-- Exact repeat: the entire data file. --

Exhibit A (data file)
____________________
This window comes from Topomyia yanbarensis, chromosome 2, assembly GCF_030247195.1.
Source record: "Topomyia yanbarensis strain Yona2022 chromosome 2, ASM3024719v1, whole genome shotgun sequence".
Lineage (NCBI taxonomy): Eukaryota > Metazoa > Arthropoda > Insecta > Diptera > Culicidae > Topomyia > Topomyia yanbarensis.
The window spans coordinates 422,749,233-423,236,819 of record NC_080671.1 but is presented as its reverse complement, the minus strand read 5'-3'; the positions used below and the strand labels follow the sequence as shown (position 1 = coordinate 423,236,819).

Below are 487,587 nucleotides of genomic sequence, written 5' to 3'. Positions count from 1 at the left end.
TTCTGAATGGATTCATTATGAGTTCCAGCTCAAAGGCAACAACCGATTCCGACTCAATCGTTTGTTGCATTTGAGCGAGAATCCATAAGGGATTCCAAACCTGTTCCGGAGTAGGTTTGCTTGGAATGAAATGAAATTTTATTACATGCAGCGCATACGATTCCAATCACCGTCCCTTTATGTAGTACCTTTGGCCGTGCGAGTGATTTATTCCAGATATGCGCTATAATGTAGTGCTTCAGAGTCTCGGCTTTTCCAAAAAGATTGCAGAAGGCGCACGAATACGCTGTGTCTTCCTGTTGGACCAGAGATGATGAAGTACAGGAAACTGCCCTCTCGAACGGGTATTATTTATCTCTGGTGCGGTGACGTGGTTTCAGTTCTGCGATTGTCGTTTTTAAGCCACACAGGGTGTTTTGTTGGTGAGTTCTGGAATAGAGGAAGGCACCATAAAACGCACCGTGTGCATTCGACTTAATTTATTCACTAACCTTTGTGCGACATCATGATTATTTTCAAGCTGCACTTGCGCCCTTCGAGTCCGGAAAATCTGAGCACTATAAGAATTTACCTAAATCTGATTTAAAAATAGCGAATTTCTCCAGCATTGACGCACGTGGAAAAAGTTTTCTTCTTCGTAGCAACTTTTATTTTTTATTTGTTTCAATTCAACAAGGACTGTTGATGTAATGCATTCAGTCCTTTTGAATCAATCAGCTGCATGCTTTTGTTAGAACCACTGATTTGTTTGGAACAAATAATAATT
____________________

This window comes from Topomyia yanbarensis, chromosome 2, assembly GCF_030247195.1.
Source record: "Topomyia yanbarensis strain Yona2022 chromosome 2, ASM3024719v1, whole genome shotgun sequence".
Lineage (NCBI taxonomy): Eukaryota > Metazoa > Arthropoda > Insecta > Diptera > Culicidae > Topomyia > Topomyia yanbarensis.
The window spans coordinates 422,749,233-423,236,819 of record NC_080671.1 but is presented as its reverse complement, the minus strand read 5'-3'; the positions used below and the strand labels follow the sequence as shown (position 1 = coordinate 423,236,819).

Below are 487,587 nucleotides of genomic sequence, written 5' to 3'. Positions count from 1 at the left end.
TTCTGAATGGATTCATTATGAGTTCCAGCTCAAAGGCAACAACCGATTCCGACTCAATCGTTTGTTGCATTTGAGCGAGAATCCATAAGGGATTCCAAACCTGTTCCGGAGTAGGTTTGCTTGGAATGAAATGAAATTTTATTACATGCAGCGCATACGATTCCAATCACCGTCCCTTTATGTAGTACCTTTGGCCGTGCGAGTGATTTATTCCAGATATGCGCTATAATGTAGTGCTTCAGAGTCTCGGCTTTTCCAAAAAGATTGCAGAAGGCGCACGAATACGCTGTGTCTTCCTGTTGGACCAGAGATGATGAAGTACAGGAAACTGCCCTCTCGAACGGGTATTATTTATCTCTGGTGCGGTGACGTGGTTTCAGTTCTGCGATTGTCGTTTTTAAGCCACACAGGGTGTTTTGTTGGTGAGTTCTGGAATAGAGGAAGGCACCATAAAACGCACCGTGTGCATTCGACTTAATTTATTCACTAACCTTTGTGCGACATCATGATTATTTTCAAGCTGCACTTGCGCCCTTCGAGTCCGGAAAATCTGAGCACTATAAGAATTTACCTAAATCTGATTTAAAAATAGCGAATTTCTCCAGCATTGACGCACGTGGAAAAAGTTTTCTTCTTCGTAGCAACTTTTATTTTTTATTTGTTTCAATTCAACAAGGACTGTTGATGTAATGCATTCAGTCCTTTTGAATCAATCAGCTGCATGCTTTTGTTAGAACCACTGATTTGTTTGGAACAAATAATAATT